The study, a collaboration between researchers from the University of Maine and the University of South Australia, found that “participants who consumed dairy products at least once per day had significantly higher scores on multiple domains of cognitive function compared with those who never or rarely consumed dairy foods, adjusting for cardiovascular risk factors, lifestyle and dietary factors.” They also found that, in general, “…frequent dairy food intake is associated with better cognitive performance but underlying causal mechanisms are still to be determined.” In other words, people who consume more dairy do better than non-dairy consumers, but it’s not 100% clear why.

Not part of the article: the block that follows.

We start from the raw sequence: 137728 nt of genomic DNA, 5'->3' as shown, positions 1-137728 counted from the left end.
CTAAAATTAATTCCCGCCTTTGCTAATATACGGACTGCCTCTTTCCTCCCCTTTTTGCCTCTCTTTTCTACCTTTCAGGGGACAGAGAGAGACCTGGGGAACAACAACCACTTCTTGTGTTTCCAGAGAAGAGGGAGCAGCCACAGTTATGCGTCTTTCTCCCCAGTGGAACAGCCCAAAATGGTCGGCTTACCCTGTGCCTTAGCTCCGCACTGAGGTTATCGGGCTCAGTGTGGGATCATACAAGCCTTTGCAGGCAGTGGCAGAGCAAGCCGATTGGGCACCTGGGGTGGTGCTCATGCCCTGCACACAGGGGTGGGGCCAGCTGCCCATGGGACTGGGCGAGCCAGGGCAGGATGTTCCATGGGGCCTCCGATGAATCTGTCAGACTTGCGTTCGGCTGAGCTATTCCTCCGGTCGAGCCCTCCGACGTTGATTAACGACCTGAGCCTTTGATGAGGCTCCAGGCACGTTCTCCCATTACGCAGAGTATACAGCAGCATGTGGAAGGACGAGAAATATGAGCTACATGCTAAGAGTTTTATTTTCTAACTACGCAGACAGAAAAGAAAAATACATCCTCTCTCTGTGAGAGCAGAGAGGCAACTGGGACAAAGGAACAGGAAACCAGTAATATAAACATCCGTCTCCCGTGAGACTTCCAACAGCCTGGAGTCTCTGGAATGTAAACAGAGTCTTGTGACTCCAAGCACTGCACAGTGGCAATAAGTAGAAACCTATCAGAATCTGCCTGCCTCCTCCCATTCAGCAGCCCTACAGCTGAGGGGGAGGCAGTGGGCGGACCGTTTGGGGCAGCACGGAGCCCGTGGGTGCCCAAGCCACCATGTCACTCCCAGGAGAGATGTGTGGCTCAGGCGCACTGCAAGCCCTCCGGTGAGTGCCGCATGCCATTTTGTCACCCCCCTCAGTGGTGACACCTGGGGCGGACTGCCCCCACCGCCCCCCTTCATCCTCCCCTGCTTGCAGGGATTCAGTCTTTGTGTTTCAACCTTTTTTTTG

The study showed that the relationship between dairy consumption and healthy cognition was linear – so the more dairy consumed, the better the cognitive outcomes. That is, people who consumed dairy every day did better than people who consumed it weekly, and those people did better than those who consumed dairy very infrequently.
The researchers plan to take the next step of testing specific dairy products, taking into account fat and vitamin content of each, and enhance the breadth of the neuropsychological testing battery involved.
Nonetheless, this early finding is certainly exciting to those of us who are interested in the brain-boosting effects of certain foods.